Understanding the relevance of the pH scale when carrying out cleaning tasks is vital to anyone that is serious about commercial cleaning
In general terms acidic products (less than pH 7) have descaling properties. Alkaline products (greater than pH 7) have degreasing properties.
The pH Scale is a means of measuring the degree of acidity or alkalinity of a cleaning agent or solution, simple, easy-to-understand, numeric terms. The scale itself has a range of 0-14,with 0 being the most acidic and 14 being the most alkaline. The mid-point on the scale is 7 and is classed as neutral and this corresponds with the pH measurement for distilled water.
When a pH value of a product or solution decreases below 7, its acidity will start to increase. Most acid based cleaning materials will have a typical pH value of between 0.5 and 5 on the scale. Concentrated pure acids will have a pH value of approximately 0.1, though these would never be used as cleaning as cleaning agents.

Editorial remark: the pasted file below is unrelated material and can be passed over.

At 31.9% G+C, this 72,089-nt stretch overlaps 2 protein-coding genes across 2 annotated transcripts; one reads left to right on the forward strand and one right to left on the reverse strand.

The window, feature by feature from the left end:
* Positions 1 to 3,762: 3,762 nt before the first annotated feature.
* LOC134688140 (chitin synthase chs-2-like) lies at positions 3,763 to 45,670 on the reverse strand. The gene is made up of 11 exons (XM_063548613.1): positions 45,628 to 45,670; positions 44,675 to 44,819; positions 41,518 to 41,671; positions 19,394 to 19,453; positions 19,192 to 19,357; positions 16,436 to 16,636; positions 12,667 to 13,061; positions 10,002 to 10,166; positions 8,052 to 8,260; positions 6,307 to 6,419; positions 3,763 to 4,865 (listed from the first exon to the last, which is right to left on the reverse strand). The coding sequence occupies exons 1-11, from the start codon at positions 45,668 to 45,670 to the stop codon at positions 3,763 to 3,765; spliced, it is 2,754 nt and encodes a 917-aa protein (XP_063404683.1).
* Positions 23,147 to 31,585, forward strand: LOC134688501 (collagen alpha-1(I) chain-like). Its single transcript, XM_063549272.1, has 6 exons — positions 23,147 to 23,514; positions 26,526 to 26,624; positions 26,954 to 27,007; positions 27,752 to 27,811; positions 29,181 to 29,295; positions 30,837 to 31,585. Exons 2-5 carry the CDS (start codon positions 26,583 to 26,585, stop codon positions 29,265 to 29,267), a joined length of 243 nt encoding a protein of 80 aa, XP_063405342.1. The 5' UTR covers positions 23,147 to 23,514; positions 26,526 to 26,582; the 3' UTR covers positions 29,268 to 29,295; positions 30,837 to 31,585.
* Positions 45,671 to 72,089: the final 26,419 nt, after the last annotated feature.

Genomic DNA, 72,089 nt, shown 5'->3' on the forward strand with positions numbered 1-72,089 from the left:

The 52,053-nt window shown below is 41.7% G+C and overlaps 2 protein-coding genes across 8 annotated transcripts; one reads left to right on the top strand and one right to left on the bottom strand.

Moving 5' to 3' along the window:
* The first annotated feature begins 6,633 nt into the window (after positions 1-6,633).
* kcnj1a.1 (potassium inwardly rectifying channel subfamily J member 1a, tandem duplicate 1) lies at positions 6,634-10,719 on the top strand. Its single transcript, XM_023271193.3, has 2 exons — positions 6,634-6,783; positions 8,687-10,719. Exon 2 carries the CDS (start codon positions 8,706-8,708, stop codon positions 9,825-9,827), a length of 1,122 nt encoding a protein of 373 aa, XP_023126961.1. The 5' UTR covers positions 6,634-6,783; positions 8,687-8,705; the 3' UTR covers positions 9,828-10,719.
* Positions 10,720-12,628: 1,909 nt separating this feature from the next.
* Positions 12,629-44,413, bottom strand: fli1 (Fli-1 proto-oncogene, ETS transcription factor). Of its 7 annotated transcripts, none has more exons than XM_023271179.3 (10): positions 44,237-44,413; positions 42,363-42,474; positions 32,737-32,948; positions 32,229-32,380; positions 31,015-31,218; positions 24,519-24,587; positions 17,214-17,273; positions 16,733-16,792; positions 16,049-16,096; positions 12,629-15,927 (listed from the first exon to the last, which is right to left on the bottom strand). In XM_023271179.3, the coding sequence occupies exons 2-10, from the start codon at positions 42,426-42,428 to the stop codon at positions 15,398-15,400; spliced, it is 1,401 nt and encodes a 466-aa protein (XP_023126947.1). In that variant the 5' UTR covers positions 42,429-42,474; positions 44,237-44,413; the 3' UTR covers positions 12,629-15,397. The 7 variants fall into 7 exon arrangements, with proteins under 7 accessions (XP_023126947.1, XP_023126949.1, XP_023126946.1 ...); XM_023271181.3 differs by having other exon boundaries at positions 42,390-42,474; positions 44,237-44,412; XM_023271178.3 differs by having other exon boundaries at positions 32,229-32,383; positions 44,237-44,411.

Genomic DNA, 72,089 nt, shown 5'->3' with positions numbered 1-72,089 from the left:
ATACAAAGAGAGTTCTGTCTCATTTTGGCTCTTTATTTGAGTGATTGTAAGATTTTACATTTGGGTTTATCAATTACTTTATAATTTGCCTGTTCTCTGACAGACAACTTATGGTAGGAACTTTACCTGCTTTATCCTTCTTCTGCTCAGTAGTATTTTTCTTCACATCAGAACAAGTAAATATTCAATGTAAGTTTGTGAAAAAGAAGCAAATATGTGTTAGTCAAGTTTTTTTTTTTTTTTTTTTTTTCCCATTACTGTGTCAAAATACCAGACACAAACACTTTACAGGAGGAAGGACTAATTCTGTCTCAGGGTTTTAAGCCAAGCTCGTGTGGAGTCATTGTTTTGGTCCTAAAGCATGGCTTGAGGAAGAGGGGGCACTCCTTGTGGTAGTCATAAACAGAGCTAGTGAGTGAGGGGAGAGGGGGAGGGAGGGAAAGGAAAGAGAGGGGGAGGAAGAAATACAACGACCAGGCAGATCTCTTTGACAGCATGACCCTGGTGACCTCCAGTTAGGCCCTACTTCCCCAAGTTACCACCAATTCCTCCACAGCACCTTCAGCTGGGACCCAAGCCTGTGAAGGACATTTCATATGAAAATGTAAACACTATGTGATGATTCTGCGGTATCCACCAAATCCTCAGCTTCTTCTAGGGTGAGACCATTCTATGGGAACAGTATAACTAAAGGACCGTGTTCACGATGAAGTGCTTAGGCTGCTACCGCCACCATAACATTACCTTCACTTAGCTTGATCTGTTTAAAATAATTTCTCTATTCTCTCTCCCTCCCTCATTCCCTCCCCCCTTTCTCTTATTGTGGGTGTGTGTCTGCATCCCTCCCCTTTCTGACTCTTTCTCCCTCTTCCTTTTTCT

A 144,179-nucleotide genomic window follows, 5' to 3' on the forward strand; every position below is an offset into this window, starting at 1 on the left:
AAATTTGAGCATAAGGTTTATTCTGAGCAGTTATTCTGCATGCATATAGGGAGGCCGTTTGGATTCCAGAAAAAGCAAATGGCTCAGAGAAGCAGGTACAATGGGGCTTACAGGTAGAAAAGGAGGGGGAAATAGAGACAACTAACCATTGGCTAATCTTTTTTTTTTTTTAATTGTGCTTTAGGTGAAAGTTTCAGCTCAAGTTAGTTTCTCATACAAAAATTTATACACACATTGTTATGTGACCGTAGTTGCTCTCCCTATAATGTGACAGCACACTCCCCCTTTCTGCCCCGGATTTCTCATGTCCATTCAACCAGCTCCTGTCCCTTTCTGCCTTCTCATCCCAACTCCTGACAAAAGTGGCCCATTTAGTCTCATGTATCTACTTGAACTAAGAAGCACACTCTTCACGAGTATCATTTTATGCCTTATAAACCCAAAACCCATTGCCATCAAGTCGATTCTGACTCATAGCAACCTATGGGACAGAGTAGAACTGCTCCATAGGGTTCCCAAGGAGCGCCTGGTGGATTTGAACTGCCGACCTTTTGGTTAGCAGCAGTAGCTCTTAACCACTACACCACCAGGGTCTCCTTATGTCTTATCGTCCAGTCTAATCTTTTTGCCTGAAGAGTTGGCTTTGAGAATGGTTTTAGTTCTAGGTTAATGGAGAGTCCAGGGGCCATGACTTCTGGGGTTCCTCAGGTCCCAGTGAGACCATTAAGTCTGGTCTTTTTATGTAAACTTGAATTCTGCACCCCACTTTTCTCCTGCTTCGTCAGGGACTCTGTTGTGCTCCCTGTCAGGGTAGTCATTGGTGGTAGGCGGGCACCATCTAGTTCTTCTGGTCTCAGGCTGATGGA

Acidic products are most commonly used to remove limescale deposits from hard surfaces as they will dissolve salts that are not soluble in water.
As you can see from the chart, if the pH value rises above 7, the product or solution will become more alkaline. Alkaline products are particularly effective in removing greasy and fatty deposits from hard surfaces. They will typically have a pH value of between 11 and 12.5. Stronger alkaline products such as emulsion floor polish strippers will have a value of around 13. Caustic soda, which is extremely corrosive, will have a pH value of 14.
As we have pointed out earlier, the pH of distilled water is 7 which is taken as being the purest neutral solution. However, in reality, any product or solution with a pH value of between 6 and 9 is generally considered to be neutral. Neutral products are commonly used for general cleaning procedures and include washing-up liquid and carpet cleaning solution.
How is the pH Value Tested?
The approximate pH value of any liquid product or solution can be tested using Universal Indicator Paper, a type of litmus paper you may remember from science lessons in your schooldays. After being dipped into a solution the colour of the paper will change.
The colour of the paper can then be compared with a colour chart, the colour corresponding to the relevant value on the scale. The colours are illustrated in the chart at the head of this section.